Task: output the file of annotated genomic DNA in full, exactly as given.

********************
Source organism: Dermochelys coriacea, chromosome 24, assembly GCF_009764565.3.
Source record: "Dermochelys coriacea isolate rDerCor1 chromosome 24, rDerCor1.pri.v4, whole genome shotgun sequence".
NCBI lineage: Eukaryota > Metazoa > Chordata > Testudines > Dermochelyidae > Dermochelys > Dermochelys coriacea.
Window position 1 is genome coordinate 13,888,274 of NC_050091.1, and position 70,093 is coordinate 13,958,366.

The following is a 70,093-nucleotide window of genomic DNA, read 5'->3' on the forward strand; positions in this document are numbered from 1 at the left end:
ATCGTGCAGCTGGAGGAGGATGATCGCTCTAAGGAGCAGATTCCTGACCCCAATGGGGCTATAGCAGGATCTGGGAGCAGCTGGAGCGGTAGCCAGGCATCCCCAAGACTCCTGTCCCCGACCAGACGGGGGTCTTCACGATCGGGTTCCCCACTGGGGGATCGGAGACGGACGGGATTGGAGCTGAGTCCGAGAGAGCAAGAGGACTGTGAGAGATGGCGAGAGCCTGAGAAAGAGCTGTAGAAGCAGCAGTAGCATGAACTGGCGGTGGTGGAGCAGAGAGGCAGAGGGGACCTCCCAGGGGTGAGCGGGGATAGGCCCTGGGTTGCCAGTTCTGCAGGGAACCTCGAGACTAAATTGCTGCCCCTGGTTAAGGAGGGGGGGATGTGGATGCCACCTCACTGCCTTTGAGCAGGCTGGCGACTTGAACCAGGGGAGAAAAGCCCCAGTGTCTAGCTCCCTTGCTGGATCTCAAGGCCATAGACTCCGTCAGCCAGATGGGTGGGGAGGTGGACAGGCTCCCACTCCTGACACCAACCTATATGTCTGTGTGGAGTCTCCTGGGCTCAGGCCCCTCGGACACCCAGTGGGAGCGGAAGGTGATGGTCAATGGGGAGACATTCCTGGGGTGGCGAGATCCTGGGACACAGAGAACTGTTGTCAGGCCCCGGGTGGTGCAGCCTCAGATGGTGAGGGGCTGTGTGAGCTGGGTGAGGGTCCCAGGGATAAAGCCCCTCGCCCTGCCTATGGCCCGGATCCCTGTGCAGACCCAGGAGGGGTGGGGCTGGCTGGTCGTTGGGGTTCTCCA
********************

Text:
Source organism: Dermochelys coriacea, chromosome 24, assembly GCF_009764565.3.
Source record: "Dermochelys coriacea isolate rDerCor1 chromosome 24, rDerCor1.pri.v4, whole genome shotgun sequence".
NCBI lineage: Eukaryota > Metazoa > Chordata > Testudines > Dermochelyidae > Dermochelys > Dermochelys coriacea.
Window position 1 is genome coordinate 13,888,274 of NC_050091.1, and position 70,093 is coordinate 13,958,366.

The following is a 70,093-nucleotide window of genomic DNA, read 5'->3' on the forward strand; positions in this document are numbered from 1 at the left end:
ATCGTGCAGCTGGAGGAGGATGATCGCTCTAAGGAGCAGATTCCTGACCCCAATGGGGCTATAGCAGGATCTGGGAGCAGCTGGAGCGGTAGCCAGGCATCCCCAAGACTCCTGTCCCCGACCAGACGGGGGTCTTCACGATCGGGTTCCCCACTGGGGGATCGGAGACGGACGGGATTGGAGCTGAGTCCGAGAGAGCAAGAGGACTGTGAGAGATGGCGAGAGCCTGAGAAAGAGCTGTAGAAGCAGCAGTAGCATGAACTGGCGGTGGTGGAGCAGAGAGGCAGAGGGGACCTCCCAGGGGTGAGCGGGGATAGGCCCTGGGTTGCCAGTTCTGCAGGGAACCTCGAGACTAAATTGCTGCCCCTGGTTAAGGAGGGGGGGATGTGGATGCCACCTCACTGCCTTTGAGCAGGCTGGCGACTTGAACCAGGGGAGAAAAGCCCCAGTGTCTAGCTCCCTTGCTGGATCTCAAGGCCATAGACTCCGTCAGCCAGATGGGTGGGGAGGTGGACAGGCTCCCACTCCTGACACCAACCTATATGTCTGTGTGGAGTCTCCTGGGCTCAGGCCCCTCGGACACCCAGTGGGAGCGGAAGGTGATGGTCAATGGGGAGACATTCCTGGGGTGGCGAGATCCTGGGACACAGAGAACTGTTGTCAGGCCCCGGGTGGTGCAGCCTCAGATGGTGAGGGGCTGTGTGAGCTGGGTGAGGGTCCCAGGGATAAAGCCCCTCGCCCTGCCTATGGCCCGGATCCCTGTGCAGACCCAGGAGGGGTGGGGCTGGCTGGTCGTTGGGGTTCTCCA